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The Paul Berg Papers

Title:
Letter from Armin D. Kaiser to Paul Berg pdf (96,184 Bytes) transcript of pdf
Letter from Armin D. Kaiser to Paul Berg
Description:
Item is handwritten.
Number of Image Pages:
2 (96,184 Bytes)
Date:
1965-03-26 (March 26, 1965)
Creator:
Kaiser, Armin D.
MRC Laboratory of Molecular Biology
Recipient:
Berg, Paul
Source:
Original Repository: Stanford University Libraries. Department of Special Collections and University Archives. Paul Berg Papers
Rights:
Reproduced with permission of Armin D. Kaiser.
Subject:
Medical Subject Headings (MeSH):
Enzymes
Exhibit Category:
Protein Synthesis, Tumor Viruses, and Recombinant DNA, 1959-1975
Relation:
Metadata Record Letter from Paul Berg to Armin D. Kaiser (March 31, 1965) pdf (82,284 Bytes) transcript of pdf
/ps/access/CDBBDV.pdf
Box Number:
1
Unique Identifier:
CDBBDW
Document Type:
Letters (correspondence)
Language:
English
Format:
application/pdf
image/tif
Physical Condition:
Good
Transcript:
March 26
Dear Paul,
Today I heard a lecture given by Phillips on the structure of hen's egg white lysozyme. They have determined the structure by x-ray diffraction to 2 angstroms resolution. With some help from the known amino acid sequence they have traced the course of the polypeptide chain and have been able to construct an acceptable model.
Only about 50 of the residues are in alpha-helix and one end of the molecule is very complicated. There is a cleft in the molecule near that end into which three different inhibitors are known to bind. They can diffuse the inhibitor into the enzyme crystals without change in the crystal structure and have located the inhibitors to 6 angstroms resolution. They will be able now to locate them to 2 angstroms resolution. H-acetyl glucosamine and chitobiose both bind at the same place in the cleft and penicillin, the third inhibitor, binds higher up in the cleft.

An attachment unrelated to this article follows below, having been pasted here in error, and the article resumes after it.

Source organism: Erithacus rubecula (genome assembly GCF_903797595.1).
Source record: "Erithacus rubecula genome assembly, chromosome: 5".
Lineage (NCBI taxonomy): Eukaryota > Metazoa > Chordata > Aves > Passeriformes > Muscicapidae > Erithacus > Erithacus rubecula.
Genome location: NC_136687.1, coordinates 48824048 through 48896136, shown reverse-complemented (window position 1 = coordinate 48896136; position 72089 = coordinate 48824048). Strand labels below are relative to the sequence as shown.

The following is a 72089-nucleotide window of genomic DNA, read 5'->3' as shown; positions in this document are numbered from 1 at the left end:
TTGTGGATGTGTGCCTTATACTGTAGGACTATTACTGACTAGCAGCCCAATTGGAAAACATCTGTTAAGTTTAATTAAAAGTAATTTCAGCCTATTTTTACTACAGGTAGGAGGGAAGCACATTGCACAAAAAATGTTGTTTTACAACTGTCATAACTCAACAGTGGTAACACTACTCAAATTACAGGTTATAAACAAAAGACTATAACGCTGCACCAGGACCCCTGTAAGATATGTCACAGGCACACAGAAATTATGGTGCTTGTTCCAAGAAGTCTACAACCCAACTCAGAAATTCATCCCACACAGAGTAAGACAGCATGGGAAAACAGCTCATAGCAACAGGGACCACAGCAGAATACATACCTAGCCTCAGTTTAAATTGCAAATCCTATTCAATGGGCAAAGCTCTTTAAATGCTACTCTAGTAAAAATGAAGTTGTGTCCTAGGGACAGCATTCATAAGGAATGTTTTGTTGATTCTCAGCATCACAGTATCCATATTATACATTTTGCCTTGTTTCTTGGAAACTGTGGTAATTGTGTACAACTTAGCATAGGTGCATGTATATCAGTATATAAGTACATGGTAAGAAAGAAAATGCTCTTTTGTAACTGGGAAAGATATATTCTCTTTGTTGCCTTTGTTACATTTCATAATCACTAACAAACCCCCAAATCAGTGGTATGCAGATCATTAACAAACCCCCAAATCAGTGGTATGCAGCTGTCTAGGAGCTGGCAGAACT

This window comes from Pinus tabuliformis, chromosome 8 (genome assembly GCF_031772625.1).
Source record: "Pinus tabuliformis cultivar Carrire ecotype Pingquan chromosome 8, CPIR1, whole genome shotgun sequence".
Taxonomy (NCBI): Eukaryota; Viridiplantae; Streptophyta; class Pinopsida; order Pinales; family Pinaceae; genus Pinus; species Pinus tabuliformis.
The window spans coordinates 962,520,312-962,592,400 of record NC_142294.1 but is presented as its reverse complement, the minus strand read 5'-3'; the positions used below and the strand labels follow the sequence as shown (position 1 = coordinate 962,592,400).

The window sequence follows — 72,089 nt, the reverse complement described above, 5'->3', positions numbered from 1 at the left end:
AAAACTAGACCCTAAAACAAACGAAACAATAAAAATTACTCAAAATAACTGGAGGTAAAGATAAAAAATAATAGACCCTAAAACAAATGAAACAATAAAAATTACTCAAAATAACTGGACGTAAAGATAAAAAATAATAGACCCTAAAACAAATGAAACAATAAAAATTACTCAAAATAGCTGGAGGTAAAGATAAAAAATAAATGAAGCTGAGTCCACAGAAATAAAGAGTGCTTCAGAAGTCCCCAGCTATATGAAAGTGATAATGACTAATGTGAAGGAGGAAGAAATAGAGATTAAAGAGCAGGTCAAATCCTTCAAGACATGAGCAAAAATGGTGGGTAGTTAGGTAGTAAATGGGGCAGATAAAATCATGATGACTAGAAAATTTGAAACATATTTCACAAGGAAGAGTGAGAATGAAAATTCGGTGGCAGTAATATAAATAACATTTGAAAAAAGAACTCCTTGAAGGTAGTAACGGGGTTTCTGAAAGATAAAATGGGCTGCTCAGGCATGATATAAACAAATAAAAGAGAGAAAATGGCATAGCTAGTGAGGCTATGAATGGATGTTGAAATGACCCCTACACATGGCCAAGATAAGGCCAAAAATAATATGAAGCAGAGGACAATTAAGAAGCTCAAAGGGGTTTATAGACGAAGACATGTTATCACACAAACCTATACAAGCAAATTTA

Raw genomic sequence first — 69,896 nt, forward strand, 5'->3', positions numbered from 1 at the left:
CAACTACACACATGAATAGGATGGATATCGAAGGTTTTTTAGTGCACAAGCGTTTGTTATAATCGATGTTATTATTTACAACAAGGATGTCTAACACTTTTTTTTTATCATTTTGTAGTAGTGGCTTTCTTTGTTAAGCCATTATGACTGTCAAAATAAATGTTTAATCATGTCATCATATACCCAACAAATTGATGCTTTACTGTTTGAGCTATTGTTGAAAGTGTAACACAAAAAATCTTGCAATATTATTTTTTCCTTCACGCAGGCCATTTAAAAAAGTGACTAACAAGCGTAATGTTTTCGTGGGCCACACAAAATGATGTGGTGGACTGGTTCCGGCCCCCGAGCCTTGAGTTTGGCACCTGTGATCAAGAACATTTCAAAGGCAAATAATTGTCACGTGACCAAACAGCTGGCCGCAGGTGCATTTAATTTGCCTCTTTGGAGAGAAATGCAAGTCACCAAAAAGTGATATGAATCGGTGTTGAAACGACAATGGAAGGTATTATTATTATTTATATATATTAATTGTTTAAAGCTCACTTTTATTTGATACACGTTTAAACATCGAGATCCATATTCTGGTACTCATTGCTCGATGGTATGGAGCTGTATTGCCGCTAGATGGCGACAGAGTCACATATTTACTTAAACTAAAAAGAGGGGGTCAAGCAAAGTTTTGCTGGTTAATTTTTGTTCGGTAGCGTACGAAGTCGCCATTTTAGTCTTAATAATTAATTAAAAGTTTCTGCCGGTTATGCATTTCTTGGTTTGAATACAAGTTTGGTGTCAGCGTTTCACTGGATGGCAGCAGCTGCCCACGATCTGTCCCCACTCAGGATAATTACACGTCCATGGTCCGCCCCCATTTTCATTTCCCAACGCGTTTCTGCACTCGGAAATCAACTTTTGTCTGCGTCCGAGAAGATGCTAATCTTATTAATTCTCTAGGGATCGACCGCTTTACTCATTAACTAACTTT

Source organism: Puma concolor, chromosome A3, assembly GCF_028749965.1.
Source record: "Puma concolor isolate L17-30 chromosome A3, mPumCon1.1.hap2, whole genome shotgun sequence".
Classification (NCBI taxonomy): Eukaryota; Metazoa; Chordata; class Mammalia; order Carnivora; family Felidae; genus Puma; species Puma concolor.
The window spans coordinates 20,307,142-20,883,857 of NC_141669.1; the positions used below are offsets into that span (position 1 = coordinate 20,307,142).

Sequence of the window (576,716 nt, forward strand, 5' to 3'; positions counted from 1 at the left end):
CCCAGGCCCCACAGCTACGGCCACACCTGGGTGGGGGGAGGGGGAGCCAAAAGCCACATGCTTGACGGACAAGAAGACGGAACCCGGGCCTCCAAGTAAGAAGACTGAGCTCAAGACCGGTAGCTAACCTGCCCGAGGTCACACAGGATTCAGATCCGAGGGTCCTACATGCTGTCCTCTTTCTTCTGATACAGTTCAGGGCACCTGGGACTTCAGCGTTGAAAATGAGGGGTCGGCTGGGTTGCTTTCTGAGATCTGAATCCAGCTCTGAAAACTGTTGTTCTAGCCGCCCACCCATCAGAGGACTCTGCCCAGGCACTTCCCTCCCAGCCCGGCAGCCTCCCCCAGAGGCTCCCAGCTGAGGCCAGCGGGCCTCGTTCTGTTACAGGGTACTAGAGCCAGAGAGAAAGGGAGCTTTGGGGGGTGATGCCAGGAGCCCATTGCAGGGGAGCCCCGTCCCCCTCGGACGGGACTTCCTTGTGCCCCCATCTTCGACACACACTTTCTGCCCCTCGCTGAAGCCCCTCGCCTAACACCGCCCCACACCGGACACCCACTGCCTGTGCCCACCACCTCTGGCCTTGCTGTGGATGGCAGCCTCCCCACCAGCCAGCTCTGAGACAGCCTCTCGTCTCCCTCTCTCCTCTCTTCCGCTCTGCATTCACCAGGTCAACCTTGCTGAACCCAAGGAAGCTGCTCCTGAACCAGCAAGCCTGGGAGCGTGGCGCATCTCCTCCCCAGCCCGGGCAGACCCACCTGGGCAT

There is only one histidine in lysozyme and it isn't in the cleft. There are 3 tryptophan residues in the cleft, a serine, and a couple of aspartics. The structure looks as though it might be able to spread apart at the cleft.
Phillips put their model out for display and it was such an exciting thing for me to look down the gullet of an enzyme that I had to tell you about it.
Mary sends her greetings and says she will write to Milly soon.
Best wishes,
Dale
Metadata Last Modified Date:
2008-03-19
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